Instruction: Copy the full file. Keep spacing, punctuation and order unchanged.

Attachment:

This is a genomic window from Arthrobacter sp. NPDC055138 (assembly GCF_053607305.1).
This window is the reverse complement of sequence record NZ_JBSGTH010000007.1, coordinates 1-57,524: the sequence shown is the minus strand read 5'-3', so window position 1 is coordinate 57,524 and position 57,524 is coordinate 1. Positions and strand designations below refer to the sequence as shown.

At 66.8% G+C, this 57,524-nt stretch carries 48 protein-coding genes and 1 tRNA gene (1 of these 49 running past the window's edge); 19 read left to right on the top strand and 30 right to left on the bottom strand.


This is a genomic window from Arthrobacter sp. NPDC055138 (assembly GCF_053607305.1).
This window is the reverse complement of sequence record NZ_JBSGTH010000007.1, coordinates 1-57,524: the sequence shown is the minus strand read 5'-3', so window position 1 is coordinate 57,524 and position 57,524 is coordinate 1. Positions and strand designations below refer to the sequence as shown.

At 66.8% G+C, this 57,524-nt stretch carries 48 protein-coding genes and 1 tRNA gene (1 of these 49 running past the window's edge); 19 read left to right on the top strand and 30 right to left on the bottom strand.